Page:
At least I do. A couple of days ago, I woke up with a myriad of aches and pain, some of which arose from my arthritis and some of which may have been from overtraining.

As a senior workout advocate, I hated to miss my routine –  but my back, hips, knees, fingers and shoulders seemed to be begging for rest.

I had been working out every day, but never stressing the same body part on two consecutive days.

If I took a rare rest day, I would feel a twinge of guilt.

The time had come for me to rethink my priorities. This was difficult, since my emphasis personally and within my writing had been to always stress the importance of consistency.


First of all, I needed to review a few basic standards of exercise to remind myself of the importance of rest days:

  • Muscles grow when we rest, not when we are working out. This is because workouts create small tears in our muscles and our muscles grow only when the tears are repaired on rest days.
  • Rest days help to prevent injury. If our tears are not able to heal, this can lead to muscle sprains. Without sufficient rest, our tendons and bones may also be compromised.
  • Overtraining syndrome may result from lack of rest. This can cause poor performance, fatigue and lack of sleep. One way to check for overtraining is to measure your resting heart rate. If it is 5-10 beats over normal for a few days, you may be overtraining.

  • Rest days keep us motivated. We don’t want our workouts to become tedious and non-productive. Taking a break can restore our normal hunger for training.
  • Rest days help us sleep better. During REM (Rapid Eye Movement) sleep, our muscles relax and our brain stores information. During non-REM sleep, blood flows to our muscles and allows them to grow and repair.
  • Our immune system is supported by rest and recovery. While moderate exercise helps us to avoid colds and flu, heavy exercise (without sufficient rest) may subject us to upper respiratory infections.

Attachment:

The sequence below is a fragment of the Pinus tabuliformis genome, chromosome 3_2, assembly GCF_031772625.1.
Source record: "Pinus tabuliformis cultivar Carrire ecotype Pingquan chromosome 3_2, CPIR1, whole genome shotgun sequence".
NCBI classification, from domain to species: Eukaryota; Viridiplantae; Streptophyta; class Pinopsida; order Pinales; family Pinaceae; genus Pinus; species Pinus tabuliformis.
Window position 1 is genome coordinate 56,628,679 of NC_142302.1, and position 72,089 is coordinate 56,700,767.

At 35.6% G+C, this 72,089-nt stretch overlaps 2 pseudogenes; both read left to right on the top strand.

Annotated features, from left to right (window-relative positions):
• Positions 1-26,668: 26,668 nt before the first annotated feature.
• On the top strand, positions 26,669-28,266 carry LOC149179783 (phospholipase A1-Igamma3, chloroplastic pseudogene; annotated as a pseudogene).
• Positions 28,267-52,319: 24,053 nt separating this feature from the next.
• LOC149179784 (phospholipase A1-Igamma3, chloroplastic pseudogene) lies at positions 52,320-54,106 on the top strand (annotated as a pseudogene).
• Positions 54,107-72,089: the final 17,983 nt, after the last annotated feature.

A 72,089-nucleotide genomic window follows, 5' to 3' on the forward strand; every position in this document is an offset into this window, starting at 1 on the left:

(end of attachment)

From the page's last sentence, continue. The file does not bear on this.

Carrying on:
The process of training is to overload our muscles, let them break down, let them recover and then repeat. The recovery part becomes lengthier after the age of 35-40. How many great athletes are still productive past this age? Tom Brady, LeBron James and who else?

I am 80 and thus at an age when rest time is even more an issue. I am the last person who should be skipping rest days.

It may be only coincidental, but after a rest day yesterday, I slept much better last night. My thought had been to work out every day, but with limited sets and without ever working the same body part on consecutive days.

My thinking is changing – the same body is being stressed every day, if not the same areas. Can we really separate upper body from lower body that easily when working out? And, if the split routines are practical for younger people, are they okay for those over 50? And for those over 80?

My conclusion is that I need to go back to the routine I had several decades ago – simply alternate workout days with rest days.


Food choices can be of great benefit after our workouts. Here are a few recommendations:

  • Fruits with high counts of antioxidants, such as blueberries
  • Vegetables with high antioxidants – broccoli, spinach and carrots
  • Protein rich foods, such as beef, chicken and fish
  • Carbohydrates, for fast production of insulin, such as pasta and potatoes

Other beneficial food include: quinoa, tart cherry juice, pumpkin seeds, ricotta and smoked salmon.

Beneficial activities include the following:

  • Foam rolling – to improve flexibility and correct muscle imbalances. Also, foam rolling helps to flush out lactic acid and toxins
  • Icing – to break down inflammation and speed recovery
  • Massaging – to bring nutrient-rich blood to our muscles and to improve range of motion
  • Hydration – to lubricate joints and remove toxins

Amazon can help with specific tools and supplements for recovery. As an Amazon affiliate, I may earn from qualifying purchases. Check the links below for relevant items and scroll around as you see fit:

Goli Nutrition provides gummies and “bites” that are infused with highly nutritious pre and post workout benefits. Click on the link or use the promo code workoutblogger for lowest prices and free shipping.

FitTrack gives us a full picture of our health by showing us 17 body metrics as we simply step on the Dara scale


Hopefully, my personal experiences have helped to provide guidance to those who may be facing similar issues. Rest time is crucial and without it, we defeat the purpose of doing a workout at all.

Also, age can be a factor, which does not suggest that we are incapable of growth as we age. It does mean that more care may be necessary for optimal results.

Please leave me any comments or questions in the “Comments” section below. Or email me, richard@myworkoutathome.com.

All my best!


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